“Militarizing America’s main streets won’t make us any safer, just more fearful and more reticent,” said Democratic Congressman Hank Johnson, who introduced the bill along with Republican Raul Labrador. “Before another small town’s police force gets a $750,000 gift from the Defense Department that it can’t maintain or manage, it behooves us to press pause on Pentagon’s 1033 program and revisit the merits of a militarized America.”

Under the proposal, local and state police agencies would no longer be allowed the use of weapons .50 caliber and over, armored and mine-resistant tactical vehicles, armed drones, combat aircraft, explosives, silencers, and long range acoustic devices in an effort to take down non-violent marijuana users or any other potential low-level drug offender.

Weeks prior to the hearing, the National Tactical Officers Association, a lobby group serving on behalf of militarized police forces all across the country, got wind of the anti-SWAT bill and emailed members of the legislature pleading that they not to use the recent onslaught of bad press as a reason to strip them of their firepower.

“The police have to be one step ahead of the criminal element, have to be prepared for the worst-case scenario,” NTOA Executive Director Mark Lomax told The Daily Beast. “You don’t want a community to be taken over by one or many criminals. We’re definitely for equipping our law enforcement officials out there properly, with proper training and proper policies.”

More sensible law enforcement officials believe the time has come to castrate the Pentagon’s 1033 program before more citizens are injured or killed in the name of the war against marijuana.

“Very occasionally and with proper oversight and training, the use of some military equipment is appropriate – school shootings, terrorist situations and the like,” said Major Neill Franklin with Law Enforcement Against Prohibition. “But when it’s routinely used against nonviolent drug offenders, it only serves to further strain police-community relations so vital to preventing and solving violent crime. This bill will correct some of the worst excesses of a potentially useful program hijacked by the war on drugs.”

Have you or anyone you know ever been raided by the police? Tell us about your experience in the comments.



  1. kelan

    February 10, 2015 at 11:03 pm

    Me and a friend were walking to a restaurant for dinner restaurant was close to our neighborhood next to the restaurant was a gas station when we were going by the gas station almost to the restaurant blacked out suvs come from the gas station powerslide come to a stop just feet from us swat and dea jump out on us with fully automatic 9mm mp5s they searched us but come up empty handed then they just left they said there was a increase in drug usage in the area so i kept my eyes open when i would go on long walks then i would see a white ford f150 that i could tell was a undercover agent i would walk a pattern everytime i would see the agent in the f150 creepin down the street now the predator is the prey cause i would follow the f150 for great distances on foot never was detected once just to see what they was up to wanted to see if i could catch a glimpse of them doing a raid on somebody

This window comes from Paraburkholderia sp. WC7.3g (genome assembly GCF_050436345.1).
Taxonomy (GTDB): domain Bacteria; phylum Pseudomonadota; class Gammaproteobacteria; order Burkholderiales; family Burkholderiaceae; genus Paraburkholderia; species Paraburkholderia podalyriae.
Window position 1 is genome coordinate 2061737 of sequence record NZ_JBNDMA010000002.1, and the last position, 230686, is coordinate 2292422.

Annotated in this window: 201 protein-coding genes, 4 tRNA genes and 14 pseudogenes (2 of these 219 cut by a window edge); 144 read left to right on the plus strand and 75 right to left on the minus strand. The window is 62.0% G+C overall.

2. brian george

    October 12, 2014 at 4:39 am

    in January of 2010, I had to quit working due to health reasons. I was taking the drugs the doctor prescribed, having all kinds of side effects. Aural halucinations convinced me to attempt suicide. After a stay in the hospital, and the psyche center, I was sent home. $800.00 a month in prescriptions, (including $150.00 for the 10 minute doctor visit to get the script). And I got social security disability for the ptsd I was diagnosed with. Which means I lost the only access to medical care that I had. Growing my own medicine was the only choice I had open to me. I didn’t want to buy Mexican crap from a drug dealer and risking arrest. So a few lights, and I didn’t have to deal with anyone. No visiters, no sales, just a suspicion because suddenly I was starting to improve. Just a few months after my suicide attempt, the task force stormed my house. Full military gear, led by the rookie cop that had responded to my suicide attempt. Ryan Reed. His parents owned the jewelry store in Sedalia where I had spent all that money on diamonds for the parasite I was married to. What this jackass didn’t know, was that I had been given a tutorial on the law regarding “probable cause” in judges chamber just months before. I also had a couple thousand books that had been going to the recycling center when they closed the library at the catholic school where I was working as a volunteer janitor, to pay off tuition for the kids I put through school there. They weren’t even my kids. On the couch was the person that had stabbed me with the sword several yrs before. He had served 120 days shock, and 4 yrs probation for attempted murder. He was a family member, and blood runs thicker than water. So lying to a judge to get a search warrant wouldn’t matter. There was a probationer present. Wrong. We spent 24 hrs in jail, and were released. I still ended up loseing my home. My ptsd is 10 times worse than it was,and I no longer live in Missouri. I hired a lawyer, out of my disability check. They wouldn’t even talk to him. And I am now able to use legal medical marijuana to treat my symptoms. It doesn’t cost $800.00 a month. It doesn’t make me want to kill something. And I can’t overdose on it no matter how hard I try. Last time I saw officer ryan reed, I was leaving town, here he comes, in a police cruiser, doing a “power slide ” onto broadway in Sedalia. Just like some teenaged kid in daddys car. What a punk. Imagine 120 days, and probation for attempted murder. And 15 yrs in the pen for growing my medicine. I can say that the prosecutor was smart to drop the charges. Put me back on Cymbalta, no telling what i’ll do.